PacB Group // The Importance of Utility Scale Solar Power


The Importance of Utility Scale Solar Power

Once described as an inconvenient truth by former US Vice President, Al Gore, global warming is now driving the search for cleaner energy. Whether from utility scale solar plants, wind farms, or hydroelectric dams, a solution is vital. While some choose to ignore the contribution made by humanity’s carbon footprint to global warming, others are intent on encouraging measures to counter what even the general public in most countries are now seeing as an impending worldwide catastrophe.

One obvious remedy is to generate electricity in a more sustainable fashion, and it seems possible that the ability to harness solar power on a utility scale could provide the planet and its occupants with a source of renewable energy that might, at least, offer us a partial reprieve.

Capturing some of the almost limitless energy provided by sunlight is not a new idea. Who, as a child, did not focus the sun’s rays with the aid of a magnifying glass to burn a piece of paper or char a leaf? Through their leaves, plants are able to harness that same source of energy to create the nutrients essential for their growth from water and carbon dioxide, utilising the biochemical process known as photosynthesis. It may have taken a while, but eventually man learned that it was possible to leverage a physicochemical process known as the photovoltaic effect, to obtain electricity from the sun’s radiation.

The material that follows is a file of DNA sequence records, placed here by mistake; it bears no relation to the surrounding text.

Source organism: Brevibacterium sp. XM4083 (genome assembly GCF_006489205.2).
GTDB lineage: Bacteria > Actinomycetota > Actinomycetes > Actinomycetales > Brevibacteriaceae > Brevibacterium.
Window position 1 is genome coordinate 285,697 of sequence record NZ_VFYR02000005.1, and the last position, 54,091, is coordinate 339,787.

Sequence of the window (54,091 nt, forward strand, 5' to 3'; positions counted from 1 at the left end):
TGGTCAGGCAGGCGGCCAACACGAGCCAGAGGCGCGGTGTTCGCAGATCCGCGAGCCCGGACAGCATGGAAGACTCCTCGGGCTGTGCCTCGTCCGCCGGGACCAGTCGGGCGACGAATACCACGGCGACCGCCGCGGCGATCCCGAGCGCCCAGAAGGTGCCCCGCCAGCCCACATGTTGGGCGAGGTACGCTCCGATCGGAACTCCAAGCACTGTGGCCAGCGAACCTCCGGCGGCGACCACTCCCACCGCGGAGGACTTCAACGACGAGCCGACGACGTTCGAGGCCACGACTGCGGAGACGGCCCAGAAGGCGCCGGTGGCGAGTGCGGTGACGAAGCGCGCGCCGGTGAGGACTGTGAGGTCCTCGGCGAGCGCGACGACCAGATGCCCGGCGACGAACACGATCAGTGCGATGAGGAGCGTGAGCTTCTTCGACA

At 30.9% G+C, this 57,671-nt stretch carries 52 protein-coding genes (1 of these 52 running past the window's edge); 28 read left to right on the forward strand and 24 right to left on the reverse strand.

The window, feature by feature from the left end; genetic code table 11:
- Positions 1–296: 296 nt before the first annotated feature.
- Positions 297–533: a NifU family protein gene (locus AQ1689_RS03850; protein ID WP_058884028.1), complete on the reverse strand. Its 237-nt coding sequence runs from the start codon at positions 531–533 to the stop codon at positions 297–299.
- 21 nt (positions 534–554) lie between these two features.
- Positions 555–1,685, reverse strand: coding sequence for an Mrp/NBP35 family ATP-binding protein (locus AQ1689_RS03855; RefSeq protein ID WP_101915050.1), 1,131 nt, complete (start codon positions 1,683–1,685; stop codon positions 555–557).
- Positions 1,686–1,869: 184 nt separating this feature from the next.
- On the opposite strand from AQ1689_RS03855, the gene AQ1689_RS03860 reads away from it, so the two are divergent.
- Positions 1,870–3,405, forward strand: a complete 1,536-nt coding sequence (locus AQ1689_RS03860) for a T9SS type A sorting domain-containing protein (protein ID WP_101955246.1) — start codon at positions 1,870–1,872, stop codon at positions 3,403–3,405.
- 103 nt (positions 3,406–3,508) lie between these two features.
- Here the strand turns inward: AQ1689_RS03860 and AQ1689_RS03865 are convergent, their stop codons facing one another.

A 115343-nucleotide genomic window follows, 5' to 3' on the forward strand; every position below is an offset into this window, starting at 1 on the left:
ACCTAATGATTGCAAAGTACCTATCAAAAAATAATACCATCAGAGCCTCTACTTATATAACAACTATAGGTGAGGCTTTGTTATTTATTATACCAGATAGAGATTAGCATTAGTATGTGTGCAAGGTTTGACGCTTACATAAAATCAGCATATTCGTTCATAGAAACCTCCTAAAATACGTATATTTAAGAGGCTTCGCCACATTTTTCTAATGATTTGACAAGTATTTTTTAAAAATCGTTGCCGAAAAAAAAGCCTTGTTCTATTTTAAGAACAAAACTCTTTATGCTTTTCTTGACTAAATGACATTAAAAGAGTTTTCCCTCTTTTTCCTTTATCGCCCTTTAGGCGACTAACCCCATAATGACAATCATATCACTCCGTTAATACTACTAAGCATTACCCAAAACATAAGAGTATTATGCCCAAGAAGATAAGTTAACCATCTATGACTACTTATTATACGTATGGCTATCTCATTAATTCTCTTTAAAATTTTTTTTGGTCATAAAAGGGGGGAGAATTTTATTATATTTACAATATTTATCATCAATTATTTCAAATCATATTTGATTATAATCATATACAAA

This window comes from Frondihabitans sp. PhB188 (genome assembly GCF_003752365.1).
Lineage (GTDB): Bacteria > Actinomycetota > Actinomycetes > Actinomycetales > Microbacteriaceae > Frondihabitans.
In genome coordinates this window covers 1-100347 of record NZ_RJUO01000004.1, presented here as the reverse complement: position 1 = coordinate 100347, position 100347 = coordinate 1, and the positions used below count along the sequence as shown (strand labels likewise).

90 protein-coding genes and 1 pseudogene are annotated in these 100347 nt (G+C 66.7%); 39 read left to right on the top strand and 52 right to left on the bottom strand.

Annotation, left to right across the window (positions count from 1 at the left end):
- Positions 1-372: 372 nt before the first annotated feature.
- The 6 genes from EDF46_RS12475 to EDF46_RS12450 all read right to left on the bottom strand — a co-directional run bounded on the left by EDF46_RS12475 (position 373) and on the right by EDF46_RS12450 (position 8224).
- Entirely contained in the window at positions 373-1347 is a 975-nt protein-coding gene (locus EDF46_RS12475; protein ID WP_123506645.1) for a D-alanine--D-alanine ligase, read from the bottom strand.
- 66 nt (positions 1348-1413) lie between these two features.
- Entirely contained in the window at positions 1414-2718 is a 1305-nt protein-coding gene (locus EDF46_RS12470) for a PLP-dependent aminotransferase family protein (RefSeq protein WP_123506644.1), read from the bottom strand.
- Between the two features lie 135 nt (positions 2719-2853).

Though solar panels were initially restricted to domestic and other small installations, utility scale plants are already operating in many countries around the world. Commonly referred to as solar farms, they consist of multiple panels that often extend over vast areas. Each panel consists of individual photovoltaic cells, each capable of generating about half a volt. A variable number of these must then be connected to create a panel that acts to combine and increase the total output. By interconnecting multiple panels, the giant array that results can generate an output that is sufficient enough to bolster that produced by conventional power stations.

The number of operational utility scale solar plants, with the capacity to produce 200 megawatts or more, already exceeds 40, and there are almost just as many that are either planned or already under construction. Currently, the world’s largest solar farm is located in China. It started operating in 2016, and delivers a massive 1547MW, almost twice that of the previous leader, also located in China, and commissioned just a year earlier.

In the meantime, South Africa is committed to upgrading its power generation capacity with a plan to limit consumer reliance on the existing overworked and ageing infrastructure that was ultimately responsible for the introduction of Eskom’s disruptive programme of load shedding. The ambitious plan proposes to achieve this goal by constructing a series of utility scale solar power stations, with a proposed combined output of 9 600MW, to be completed by 2030. In terms of its goal, the plan appears to be well on target with 26 plants already completed, generating an output of 1 013MW between them. A further 16 plants are already under construction and, when complete, they are expected to boost this figure by feeding an additional 1 063MW into the national grid.

While national producers and major utility companies seem likely to dominate, the technology opens the door for smaller producers and the possibility of a steady income from power purchase agreements. For this, it may be necessary to precisely define the expected output of an installation that might reasonably be classified as a utility scale solar generating facility. Currently, there appears to be no such standard, and proposals range from anything above a single megawatt, to the 5MW that was proposed by the US National Renewable Energy Laboratory, and the more realistic threshold of 10MW, suggested by Wiki-Solar.

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